In the goal-based layer of the framework, educational opportunities can demand increasingly complex skills; pre-requisites rarely exist. Referencing open source job boards provides a handy tool to those who are initiating a local credential-stacking framework. Establishing close relationships with software or equipment vendors also provides opportunities for constructing meaningful lifelong learning progressions.
The content layer of the framework speaks to the specific educational events offered for stacking. Millennials and post-graduate adults demand delivery in a variety of mediums, sometimes in parallel, and always on-demand to conform to their schedule. Focus on rigorous examination requirements. Employers will demand it. Associations or software vendors who issue credentials or certification exams have very high standards; it is not in their best interest to encourage grade inflation.
Once the horizontal credentialing framework is constructed, revalidation is key. The strength of the program rests in the corporate confidence of an educated employee. How credentials are stacked, the breadth and depth of content knowledge requires curation and continued alignment of thousands of opportunities. Consider weaving apprenticeships, internships or self-mastery into the plans. Immediately add new technologies into the framework. Assign a corporate advisory committee with HR or C-suite members responsible for the vitality of credential stacking to avoid deterioration of value.
Finally, leverage behavioral analytics to market the program. The desire for lifelong learning must infiltrate the subconscious as perniciously as Facebook or Instagram. Track student/client success rates, predict educational next steps and craft customized “treatments” to encourage participation. Offer discounts and creative methods to maintain engagement. Deploy social media with personal messages.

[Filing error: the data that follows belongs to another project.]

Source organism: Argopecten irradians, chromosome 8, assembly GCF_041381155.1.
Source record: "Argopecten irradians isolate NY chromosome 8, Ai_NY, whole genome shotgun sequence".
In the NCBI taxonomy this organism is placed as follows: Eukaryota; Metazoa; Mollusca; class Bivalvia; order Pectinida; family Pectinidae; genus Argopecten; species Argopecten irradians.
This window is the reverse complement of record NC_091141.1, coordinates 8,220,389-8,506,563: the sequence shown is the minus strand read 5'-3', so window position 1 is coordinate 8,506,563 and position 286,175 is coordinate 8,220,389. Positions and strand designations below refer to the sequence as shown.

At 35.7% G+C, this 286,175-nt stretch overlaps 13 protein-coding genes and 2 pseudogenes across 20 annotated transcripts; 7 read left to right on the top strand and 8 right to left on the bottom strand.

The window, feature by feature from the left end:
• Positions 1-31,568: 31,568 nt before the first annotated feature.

Other Critical Dimensions to a Successful Program
Creating the horizontal credential-stacking framework is the core competency for a successful program. However, other dimensions need investment.
A Diverse Program Array
Provide a marketplace of educational opportunities that includes the myriad of programs delivered by multiple institutions. Seek to represent many educational entities on one technology platform or user portal. Consider educational events as inventory readily accessible to the buyer. The more variation, the easier it will be for the student to subscribe. With thousands of options available, one needs to adopt an Amazon mentality. Carefully curate your product availability and delivery. For example, partnering with other educational centers may provide a variety of price points that appeal to different learners.
Simplified Enrollment Processes
Focus on frictionless enrollment. Enrolling in a course should take no more than a few keystrokes. Consider your “returns” or “no show” policies. Use credit cards and corporate vouchers for payment processing.
Lifelong Learning Cabailities
Implement Learning Management Systems (LMS) or a Learning Management Platform (LMX) to track student/client achievements across a lifetime. Traditionally, LMS are implemented in closed communities—a corporate roster, an association membership or an educational institution. This limits those outside of “the community” from the educational marketplace and potential career advancement. Expanding the lens, when your goal is to upskill a workforce, the entirety of the community is automatically included. Age, economic status, or geographic location are irrelevant. Everyone has an email address so there are no technical limitations to admission granting, self-enrollment and a lifelong transcript. In addition, life events can derail educational goals for years, but that is not the point. One would expect significant lapses in time between educational events. Done right, an open access LMX becomes a solution for how people learn in life, not the tool for how people learn at work.
Credential Stacking Is the Future Norm
The momentum toward horizontal or value-added credential stacking is increasing. Driven by available technology that drives content delivery, new players in the industry competing with traditional purveyors of knowledge, cost pressures of traditional programs, and the market demand for the immediate application of knowledge, new solutions to workforce upskilling are taking shape. Having a framework to harness the desire toward practical goals is key.